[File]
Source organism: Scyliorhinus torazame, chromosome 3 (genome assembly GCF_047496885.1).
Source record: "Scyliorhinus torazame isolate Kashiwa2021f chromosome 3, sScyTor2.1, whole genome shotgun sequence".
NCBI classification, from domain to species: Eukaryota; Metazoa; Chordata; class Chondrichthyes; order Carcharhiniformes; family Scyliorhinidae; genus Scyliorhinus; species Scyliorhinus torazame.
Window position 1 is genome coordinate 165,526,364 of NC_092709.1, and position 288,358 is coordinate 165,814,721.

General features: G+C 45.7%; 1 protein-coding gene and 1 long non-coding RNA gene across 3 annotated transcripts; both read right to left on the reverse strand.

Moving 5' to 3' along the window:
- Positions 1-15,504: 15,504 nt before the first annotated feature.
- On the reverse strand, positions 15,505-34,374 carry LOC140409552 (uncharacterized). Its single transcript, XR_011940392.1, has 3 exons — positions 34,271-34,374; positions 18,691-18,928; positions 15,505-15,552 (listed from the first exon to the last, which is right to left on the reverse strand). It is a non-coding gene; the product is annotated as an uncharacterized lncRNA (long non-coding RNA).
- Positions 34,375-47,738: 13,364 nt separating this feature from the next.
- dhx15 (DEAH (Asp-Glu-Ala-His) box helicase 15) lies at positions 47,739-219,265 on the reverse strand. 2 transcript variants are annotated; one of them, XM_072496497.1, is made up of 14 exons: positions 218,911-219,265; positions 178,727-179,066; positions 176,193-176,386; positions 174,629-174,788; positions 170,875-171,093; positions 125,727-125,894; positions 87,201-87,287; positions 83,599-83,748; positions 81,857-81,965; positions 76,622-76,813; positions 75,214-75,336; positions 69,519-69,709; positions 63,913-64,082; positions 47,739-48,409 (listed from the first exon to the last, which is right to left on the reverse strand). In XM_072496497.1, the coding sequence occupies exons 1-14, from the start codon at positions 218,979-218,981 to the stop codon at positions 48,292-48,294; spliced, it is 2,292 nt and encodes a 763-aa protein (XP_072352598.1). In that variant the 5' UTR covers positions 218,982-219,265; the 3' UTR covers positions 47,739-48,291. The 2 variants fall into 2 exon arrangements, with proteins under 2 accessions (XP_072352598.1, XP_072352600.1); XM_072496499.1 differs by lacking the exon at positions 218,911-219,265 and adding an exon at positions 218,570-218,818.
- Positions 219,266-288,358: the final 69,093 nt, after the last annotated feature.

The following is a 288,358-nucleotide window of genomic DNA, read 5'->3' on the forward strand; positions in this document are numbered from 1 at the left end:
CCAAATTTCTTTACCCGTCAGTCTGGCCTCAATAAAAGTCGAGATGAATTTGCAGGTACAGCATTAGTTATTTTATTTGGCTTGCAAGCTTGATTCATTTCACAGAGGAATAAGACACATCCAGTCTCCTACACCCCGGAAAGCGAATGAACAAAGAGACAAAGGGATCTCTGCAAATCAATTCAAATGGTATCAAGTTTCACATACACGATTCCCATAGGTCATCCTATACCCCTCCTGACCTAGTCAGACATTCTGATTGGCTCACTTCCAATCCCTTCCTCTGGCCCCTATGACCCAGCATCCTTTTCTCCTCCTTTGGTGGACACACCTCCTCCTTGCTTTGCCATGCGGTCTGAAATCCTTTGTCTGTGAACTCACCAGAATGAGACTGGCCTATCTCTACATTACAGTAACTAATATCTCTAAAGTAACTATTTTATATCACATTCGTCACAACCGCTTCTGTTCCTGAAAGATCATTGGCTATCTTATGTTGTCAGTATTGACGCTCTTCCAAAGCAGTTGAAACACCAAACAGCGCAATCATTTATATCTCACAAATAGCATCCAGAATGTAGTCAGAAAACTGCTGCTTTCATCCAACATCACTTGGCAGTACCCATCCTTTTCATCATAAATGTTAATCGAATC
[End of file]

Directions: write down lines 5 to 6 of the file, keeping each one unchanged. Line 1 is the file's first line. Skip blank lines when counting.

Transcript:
General features: G+C 45.7%; 1 protein-coding gene and 1 long non-coding RNA gene across 3 annotated transcripts; both read right to left on the reverse strand.

Moving 5' to 3' along the window: